History of the Institute

The Institute of Archaeology and Ethnology of the Polish Academy of Scien-ces was founded on November 19, 1953 when, by a resolution of the Presidium of the Government of the Polish People's Republic, the Institute of History of Material Culture of the Polish Academy of Sciences was established. The Institute began ope-rating on January 1, 1954, assuming the legacy of the former Management of Studies on the Beginnings of the Polish State and the Organizing Committee of the Institute of History of Material Culture. Within the Institute of History of Material Culture of the Polish Academy of Sciences in Polish university centres in Warsaw, Poznań, Krakow, Łódź and Wrocław Departments of the Archaeology of Poland were created with subsidiary Archaeological Stations carrying out excavations in the main stron-gholds of the Piast State.


Archaeological studies in Wrocław, Szczecin and Wolin as well as the Rese-arch Unit in Kołobrzeg, currently belonging to the Wrocław Section of the Institute of Archaeology and Ethnology of the Polish Academy of Sciences, were separate re-search institutions functioning within different departments in the 1950s and 1960s.
In January 1954 in Wrocław, the Department of Archaeology of Poland was established; from 1966 onwards, it was known as the Department of Archaeology of Silesia. Directly responsible to it was the Archaeological Station in Opole that ope-rated until 1960. In the years 1954-1962, the Head of the Department and of the Opole station was Professor Dr hab. Włodzimierz Hołubowicz. After his death, the position was assumed by Professor Dr hab. Helena Cehak-Hołubowicz. Apart from the Department of Archaeology of Poland of the Institute of History of Material Culture of the Polish Academy of Sciences in Wrocław, archaeological excavations on Cathedral Island (Ostrów Tumski) were conducted by the Archaeological Station Wrocław-Ostrów Tumski that was subordinate to the Institute of History of Material Culture of the Polish Academy of Sciences in Poznań. These were led by Professor Dr hab. Wojciech Kočka (they also took control of the excavations of the Manage-ment of Studies on the Beginnings of the Polish State), then transformed into the Excavation Expedition of the Department of Archaeology of Greater Poland (1955-1966). In January 1967, the Excavation Expedition of the Department of Archae-ology of Greater Poland was closed and further excavations were conducted by the Department of Archaeology of Silesia of the Institute of History of Material Culture of the Polish Academy of Sciences.

In January 1954, the research centres created in Western Pomerania (the Ar-chaeological Station in Szczecin, the Archaeological Station in Wolin and the Archa-eological Station in Kołobrzeg) began to be controlled by the Department of Archae-ology of Poland in Poznań. As a result of organizational changes in 1955 from the aforementioned institutions, together with the Archaeological Station in Kruszwica, the Department of Archaeology of Pomerania was created, headed by Professor Dr hab. Witold Hensel. The year 1963 brought further changes, the result of which was the combining of the Department of Archaeology of Pomerania and the Department of Archaeology of Greater Poland into the Department of Archaeology of Greater Poland and Pomerania. The Archaeological Station in Kołobrzeg was transformed into the Expedition. The head of the centre became Professor Dr hab. Wojciech Ko-čka.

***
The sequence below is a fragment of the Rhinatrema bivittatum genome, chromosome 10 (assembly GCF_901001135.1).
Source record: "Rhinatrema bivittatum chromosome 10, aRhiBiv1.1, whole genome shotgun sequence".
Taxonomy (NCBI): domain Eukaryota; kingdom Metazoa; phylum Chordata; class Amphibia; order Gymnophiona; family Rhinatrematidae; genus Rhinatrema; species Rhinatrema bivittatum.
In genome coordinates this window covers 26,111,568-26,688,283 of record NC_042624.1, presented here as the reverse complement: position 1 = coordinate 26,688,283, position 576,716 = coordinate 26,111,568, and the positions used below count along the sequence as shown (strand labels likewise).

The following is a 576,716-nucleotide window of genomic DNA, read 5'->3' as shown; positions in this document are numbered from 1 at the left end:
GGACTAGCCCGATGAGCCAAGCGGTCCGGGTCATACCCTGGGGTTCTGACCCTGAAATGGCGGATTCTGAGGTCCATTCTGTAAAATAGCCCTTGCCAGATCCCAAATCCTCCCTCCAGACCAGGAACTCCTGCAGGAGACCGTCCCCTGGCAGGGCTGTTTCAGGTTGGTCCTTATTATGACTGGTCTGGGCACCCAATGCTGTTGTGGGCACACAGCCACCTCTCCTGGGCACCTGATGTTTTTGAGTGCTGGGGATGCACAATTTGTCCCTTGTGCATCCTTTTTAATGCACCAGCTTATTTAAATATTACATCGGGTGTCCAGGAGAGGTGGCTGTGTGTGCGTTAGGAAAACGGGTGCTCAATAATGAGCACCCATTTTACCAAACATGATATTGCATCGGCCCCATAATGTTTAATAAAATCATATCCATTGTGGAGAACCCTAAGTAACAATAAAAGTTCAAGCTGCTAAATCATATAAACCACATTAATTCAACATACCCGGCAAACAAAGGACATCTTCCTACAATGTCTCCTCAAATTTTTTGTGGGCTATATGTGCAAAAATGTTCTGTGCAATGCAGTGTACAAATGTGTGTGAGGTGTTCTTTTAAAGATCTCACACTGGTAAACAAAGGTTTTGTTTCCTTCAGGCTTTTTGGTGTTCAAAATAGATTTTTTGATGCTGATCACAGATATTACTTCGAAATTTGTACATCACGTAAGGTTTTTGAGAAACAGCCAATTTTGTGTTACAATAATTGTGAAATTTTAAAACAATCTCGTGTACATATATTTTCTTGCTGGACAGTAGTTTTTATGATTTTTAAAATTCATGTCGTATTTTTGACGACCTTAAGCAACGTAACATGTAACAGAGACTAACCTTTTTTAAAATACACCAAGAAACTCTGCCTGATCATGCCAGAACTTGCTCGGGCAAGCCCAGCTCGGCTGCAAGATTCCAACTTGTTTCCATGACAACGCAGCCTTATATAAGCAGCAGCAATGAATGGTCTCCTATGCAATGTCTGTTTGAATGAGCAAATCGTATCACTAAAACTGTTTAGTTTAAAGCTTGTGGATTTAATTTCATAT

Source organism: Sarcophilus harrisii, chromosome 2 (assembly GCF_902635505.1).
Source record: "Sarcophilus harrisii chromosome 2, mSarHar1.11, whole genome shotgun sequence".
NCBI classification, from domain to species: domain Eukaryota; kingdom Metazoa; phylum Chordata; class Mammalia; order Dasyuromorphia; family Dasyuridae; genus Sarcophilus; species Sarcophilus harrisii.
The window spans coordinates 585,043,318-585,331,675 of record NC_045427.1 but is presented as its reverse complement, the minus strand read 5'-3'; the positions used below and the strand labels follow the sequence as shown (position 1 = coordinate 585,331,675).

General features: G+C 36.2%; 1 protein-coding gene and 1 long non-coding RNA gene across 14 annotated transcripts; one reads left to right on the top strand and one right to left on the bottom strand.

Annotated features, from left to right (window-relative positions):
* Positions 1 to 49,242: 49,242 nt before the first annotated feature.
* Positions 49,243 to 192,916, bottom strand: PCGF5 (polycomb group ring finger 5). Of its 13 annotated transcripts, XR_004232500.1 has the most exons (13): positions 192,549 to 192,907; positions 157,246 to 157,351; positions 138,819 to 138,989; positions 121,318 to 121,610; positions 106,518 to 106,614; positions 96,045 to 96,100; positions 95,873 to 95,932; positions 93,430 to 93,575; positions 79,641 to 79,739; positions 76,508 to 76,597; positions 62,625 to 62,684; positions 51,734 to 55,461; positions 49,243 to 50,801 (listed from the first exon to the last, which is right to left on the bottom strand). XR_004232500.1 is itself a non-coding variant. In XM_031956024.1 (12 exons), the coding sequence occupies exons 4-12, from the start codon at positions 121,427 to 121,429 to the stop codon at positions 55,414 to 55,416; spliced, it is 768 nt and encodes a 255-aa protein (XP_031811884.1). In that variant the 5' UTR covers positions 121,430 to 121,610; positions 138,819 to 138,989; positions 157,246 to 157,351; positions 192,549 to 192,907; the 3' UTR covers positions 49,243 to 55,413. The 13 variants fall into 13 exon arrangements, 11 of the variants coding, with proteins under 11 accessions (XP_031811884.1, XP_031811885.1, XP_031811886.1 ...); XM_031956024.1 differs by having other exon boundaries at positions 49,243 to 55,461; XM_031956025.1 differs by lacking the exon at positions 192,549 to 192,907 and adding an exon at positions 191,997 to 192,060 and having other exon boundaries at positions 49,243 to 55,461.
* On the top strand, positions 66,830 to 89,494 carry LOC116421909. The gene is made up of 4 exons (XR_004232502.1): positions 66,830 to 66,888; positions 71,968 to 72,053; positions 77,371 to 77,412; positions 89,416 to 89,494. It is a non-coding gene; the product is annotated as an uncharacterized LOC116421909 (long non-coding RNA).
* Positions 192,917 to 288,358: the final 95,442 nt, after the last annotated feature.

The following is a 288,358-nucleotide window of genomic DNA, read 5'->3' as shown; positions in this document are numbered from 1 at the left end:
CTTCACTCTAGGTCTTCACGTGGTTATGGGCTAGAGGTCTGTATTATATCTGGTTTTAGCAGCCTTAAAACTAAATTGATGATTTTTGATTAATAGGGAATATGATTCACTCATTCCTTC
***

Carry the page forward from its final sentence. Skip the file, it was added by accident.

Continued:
An important date in the history of our Institute is 1971, when the Department of Archaeology of the Odra River Basin of the Institute of History of Material Cultu-re of the Polish Academy of Sciences in Wrocław was founded, headed by Professor Dr hab. Lech Leciejewicz. The Department included the study of the archaeology of Silesia in Wrocław, archaeological study in Szczecin, archaeological study in Wolin and from 1990 the Research Unit in Kołobrzeg.

In 1992 the Department of Archaeology of the Odra River Basin of the Insti-tute of History of Material Culture of the Polish Academy of Sciences was renamed the Institute of Archaeology and Ethnology of the Polish Academy of Sciences, Wrocław section.

In 2002, after the retirement of Professor Lech Leciejewicz, Dr Sławomir Moździoch became the Head of the Wrocław Section. The Wrocław Section conti-nued on its former research areas but also began to focus increasingly on Silesian and European issues. In 2006, as a result of the Pomeranian institutions becoming inde-pendent, the Section’s human and material resources were limited to the facility in Wroclaw, which since October 2011, bears the name of the Centre for Late Antique and Early Medieval Studies of the Institute of Archaeology and Ethnology of the Po-lish Academy of Sciences.